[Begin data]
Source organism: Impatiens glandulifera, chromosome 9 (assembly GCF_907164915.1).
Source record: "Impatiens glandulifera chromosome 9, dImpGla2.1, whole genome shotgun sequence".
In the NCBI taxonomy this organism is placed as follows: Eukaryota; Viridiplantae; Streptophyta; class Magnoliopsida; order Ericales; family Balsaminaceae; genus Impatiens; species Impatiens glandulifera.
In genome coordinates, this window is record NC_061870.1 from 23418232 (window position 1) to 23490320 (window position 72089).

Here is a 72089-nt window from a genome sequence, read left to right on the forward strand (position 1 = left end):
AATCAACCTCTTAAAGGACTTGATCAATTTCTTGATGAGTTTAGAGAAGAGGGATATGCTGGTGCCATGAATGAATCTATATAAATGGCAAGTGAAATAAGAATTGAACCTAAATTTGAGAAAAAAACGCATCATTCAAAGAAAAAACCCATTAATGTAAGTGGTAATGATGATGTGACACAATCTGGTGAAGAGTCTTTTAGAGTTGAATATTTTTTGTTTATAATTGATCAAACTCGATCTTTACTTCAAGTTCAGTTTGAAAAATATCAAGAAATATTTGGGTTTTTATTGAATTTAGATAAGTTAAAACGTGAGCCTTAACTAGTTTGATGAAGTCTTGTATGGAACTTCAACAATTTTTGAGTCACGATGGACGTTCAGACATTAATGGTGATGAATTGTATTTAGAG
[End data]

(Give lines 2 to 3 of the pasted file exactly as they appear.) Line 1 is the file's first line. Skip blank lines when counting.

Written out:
Source record: "Impatiens glandulifera chromosome 9, dImpGla2.1, whole genome shotgun sequence".
In the NCBI taxonomy this organism is placed as follows: Eukaryota; Viridiplantae; Streptophyta; class Magnoliopsida; order Ericales; family Balsaminaceae; genus Impatiens; species Impatiens glandulifera.